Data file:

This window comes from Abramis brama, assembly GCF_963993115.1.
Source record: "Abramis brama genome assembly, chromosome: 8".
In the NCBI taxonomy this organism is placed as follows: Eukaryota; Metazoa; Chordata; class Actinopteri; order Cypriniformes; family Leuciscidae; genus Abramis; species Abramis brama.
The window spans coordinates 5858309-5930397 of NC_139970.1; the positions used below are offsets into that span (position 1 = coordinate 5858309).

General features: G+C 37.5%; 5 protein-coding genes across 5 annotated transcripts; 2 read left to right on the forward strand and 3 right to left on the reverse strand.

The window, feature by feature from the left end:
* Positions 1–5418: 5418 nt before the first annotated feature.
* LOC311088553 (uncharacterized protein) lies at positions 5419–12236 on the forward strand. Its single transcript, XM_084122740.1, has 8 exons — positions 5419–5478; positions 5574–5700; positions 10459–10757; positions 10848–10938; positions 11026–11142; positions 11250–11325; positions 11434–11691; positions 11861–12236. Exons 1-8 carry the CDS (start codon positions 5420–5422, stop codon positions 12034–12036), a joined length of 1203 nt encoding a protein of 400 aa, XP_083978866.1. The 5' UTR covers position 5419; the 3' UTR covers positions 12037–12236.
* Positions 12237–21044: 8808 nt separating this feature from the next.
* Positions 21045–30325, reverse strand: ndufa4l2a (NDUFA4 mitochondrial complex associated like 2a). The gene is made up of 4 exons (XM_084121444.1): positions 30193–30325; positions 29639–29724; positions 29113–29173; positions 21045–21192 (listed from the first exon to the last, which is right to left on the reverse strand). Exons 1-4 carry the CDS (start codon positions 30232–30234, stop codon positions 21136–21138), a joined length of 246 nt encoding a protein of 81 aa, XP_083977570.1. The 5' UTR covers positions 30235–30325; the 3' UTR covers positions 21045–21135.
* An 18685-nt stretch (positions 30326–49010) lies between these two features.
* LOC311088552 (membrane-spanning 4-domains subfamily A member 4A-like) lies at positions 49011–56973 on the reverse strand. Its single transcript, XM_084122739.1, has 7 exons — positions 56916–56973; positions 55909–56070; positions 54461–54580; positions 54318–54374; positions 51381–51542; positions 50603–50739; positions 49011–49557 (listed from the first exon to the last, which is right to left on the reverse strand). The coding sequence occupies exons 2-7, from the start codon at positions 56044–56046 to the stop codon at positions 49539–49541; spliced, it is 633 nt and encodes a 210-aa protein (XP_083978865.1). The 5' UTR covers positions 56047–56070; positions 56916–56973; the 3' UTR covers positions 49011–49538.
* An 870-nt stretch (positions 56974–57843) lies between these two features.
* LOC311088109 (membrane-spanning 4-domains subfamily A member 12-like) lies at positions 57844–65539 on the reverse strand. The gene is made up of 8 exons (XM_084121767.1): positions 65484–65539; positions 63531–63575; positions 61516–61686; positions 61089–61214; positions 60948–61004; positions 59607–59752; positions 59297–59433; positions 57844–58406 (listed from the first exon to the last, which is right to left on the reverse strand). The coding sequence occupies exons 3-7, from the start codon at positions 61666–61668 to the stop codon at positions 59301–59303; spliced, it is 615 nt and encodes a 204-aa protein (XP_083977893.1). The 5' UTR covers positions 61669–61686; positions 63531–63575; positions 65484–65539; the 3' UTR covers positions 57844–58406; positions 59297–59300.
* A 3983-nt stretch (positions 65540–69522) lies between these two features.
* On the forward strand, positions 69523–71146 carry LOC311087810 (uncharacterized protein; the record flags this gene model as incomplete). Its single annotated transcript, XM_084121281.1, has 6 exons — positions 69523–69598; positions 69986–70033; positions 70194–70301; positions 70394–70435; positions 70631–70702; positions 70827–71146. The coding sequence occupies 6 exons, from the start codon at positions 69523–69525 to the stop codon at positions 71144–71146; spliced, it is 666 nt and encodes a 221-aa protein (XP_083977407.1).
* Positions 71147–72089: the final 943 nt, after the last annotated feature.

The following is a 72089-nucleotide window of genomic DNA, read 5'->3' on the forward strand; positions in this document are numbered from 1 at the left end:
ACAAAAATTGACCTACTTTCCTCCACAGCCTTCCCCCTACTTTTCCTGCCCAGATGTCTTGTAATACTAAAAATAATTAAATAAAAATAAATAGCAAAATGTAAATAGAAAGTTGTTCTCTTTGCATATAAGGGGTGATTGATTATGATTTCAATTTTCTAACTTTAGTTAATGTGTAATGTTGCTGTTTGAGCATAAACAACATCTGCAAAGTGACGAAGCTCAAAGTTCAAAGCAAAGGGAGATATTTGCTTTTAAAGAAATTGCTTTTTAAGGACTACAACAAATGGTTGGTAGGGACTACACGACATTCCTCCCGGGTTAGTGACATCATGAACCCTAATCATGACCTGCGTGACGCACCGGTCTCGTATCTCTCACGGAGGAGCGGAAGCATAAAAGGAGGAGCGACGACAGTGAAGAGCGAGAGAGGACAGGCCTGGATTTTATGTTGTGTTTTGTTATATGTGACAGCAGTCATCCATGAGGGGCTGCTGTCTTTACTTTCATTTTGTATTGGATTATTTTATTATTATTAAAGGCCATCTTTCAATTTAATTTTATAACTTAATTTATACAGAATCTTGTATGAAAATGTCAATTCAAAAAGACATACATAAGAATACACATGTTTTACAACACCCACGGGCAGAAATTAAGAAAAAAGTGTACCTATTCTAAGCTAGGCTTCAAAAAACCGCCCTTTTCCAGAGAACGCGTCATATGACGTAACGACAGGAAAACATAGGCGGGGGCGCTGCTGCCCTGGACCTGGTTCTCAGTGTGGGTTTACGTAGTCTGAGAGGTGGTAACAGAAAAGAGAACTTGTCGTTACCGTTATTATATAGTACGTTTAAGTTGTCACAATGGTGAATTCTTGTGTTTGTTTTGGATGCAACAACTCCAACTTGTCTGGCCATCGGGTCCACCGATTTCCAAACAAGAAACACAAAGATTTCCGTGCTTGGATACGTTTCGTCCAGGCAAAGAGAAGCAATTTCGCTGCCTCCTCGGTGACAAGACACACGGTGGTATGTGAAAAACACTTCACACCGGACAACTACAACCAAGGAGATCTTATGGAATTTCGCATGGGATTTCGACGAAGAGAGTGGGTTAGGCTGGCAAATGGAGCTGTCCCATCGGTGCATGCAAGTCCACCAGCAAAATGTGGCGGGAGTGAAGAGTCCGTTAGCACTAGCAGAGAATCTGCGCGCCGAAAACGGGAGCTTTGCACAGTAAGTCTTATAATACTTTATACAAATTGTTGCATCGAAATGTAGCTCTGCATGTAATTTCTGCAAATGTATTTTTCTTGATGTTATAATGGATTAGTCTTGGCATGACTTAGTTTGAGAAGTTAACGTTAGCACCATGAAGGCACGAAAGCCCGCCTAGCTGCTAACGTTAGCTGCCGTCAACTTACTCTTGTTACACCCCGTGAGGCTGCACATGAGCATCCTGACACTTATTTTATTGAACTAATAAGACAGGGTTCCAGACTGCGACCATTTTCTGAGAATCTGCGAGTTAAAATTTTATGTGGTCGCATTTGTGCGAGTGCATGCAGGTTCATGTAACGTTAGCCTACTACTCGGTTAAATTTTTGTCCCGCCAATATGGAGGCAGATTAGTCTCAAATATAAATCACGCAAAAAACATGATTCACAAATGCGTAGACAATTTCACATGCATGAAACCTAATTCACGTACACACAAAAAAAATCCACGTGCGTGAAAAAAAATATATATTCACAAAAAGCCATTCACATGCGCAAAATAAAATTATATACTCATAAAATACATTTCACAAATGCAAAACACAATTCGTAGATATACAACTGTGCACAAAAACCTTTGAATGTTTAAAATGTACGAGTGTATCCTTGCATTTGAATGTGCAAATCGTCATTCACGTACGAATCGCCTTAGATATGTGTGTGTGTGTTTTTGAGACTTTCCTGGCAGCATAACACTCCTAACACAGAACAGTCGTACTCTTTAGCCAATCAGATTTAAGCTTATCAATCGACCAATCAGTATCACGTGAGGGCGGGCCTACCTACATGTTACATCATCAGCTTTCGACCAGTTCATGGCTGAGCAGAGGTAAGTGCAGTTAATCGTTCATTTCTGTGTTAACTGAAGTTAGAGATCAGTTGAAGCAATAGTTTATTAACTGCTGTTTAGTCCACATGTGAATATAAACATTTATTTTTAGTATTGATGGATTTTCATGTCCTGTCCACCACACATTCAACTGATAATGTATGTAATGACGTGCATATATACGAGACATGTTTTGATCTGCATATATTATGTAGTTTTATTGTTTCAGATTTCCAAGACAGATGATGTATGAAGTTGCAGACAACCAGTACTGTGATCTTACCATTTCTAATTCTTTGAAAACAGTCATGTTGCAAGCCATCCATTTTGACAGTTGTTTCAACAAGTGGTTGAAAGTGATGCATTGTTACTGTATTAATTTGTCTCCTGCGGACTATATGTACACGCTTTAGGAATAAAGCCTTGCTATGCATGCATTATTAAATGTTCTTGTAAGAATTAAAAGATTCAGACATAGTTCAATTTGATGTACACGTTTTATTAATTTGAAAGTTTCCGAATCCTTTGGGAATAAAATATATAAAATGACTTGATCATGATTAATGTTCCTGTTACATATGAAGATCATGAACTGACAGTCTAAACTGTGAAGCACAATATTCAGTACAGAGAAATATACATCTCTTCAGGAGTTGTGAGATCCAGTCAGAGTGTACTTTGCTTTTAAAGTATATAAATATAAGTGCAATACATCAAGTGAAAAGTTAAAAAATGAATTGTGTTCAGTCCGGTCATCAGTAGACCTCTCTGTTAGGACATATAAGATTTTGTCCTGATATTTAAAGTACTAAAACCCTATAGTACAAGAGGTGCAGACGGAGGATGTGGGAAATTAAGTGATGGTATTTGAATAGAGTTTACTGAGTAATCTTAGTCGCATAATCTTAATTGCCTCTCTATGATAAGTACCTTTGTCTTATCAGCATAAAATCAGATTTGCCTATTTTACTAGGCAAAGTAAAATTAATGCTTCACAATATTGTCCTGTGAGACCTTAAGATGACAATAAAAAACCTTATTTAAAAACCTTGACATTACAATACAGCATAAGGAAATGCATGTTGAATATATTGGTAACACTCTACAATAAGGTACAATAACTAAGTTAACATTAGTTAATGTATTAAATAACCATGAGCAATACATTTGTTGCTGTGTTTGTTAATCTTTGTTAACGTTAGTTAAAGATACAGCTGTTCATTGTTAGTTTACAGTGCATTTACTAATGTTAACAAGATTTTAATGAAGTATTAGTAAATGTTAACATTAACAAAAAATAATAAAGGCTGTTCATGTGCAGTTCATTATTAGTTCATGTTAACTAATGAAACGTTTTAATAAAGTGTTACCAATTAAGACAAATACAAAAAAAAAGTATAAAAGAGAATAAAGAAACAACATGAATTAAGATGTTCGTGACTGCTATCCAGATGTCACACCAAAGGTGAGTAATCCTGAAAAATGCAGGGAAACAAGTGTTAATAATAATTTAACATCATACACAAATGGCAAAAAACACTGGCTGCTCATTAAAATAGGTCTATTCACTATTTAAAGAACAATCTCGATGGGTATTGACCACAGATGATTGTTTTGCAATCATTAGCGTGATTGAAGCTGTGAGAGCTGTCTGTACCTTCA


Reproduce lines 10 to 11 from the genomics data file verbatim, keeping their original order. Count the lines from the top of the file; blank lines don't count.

* Positions 21045–30325, reverse strand: ndufa4l2a (NDUFA4 mitochondrial complex associated like 2a). The gene is made up of 4 exons (XM_084121444.1): positions 30193–30325; positions 29639–29724; positions 29113–29173; positions 21045–21192 (listed from the first exon to the last, which is right to left on the reverse strand). Exons 1-4 carry the CDS (start codon positions 30232–30234, stop codon positions 21136–21138), a joined length of 246 nt encoding a protein of 81 aa, XP_083977570.1. The 5' UTR covers positions 30235–30325; the 3' UTR covers positions 21045–21135.
* An 18685-nt stretch (positions 30326–49010) lies between these two features.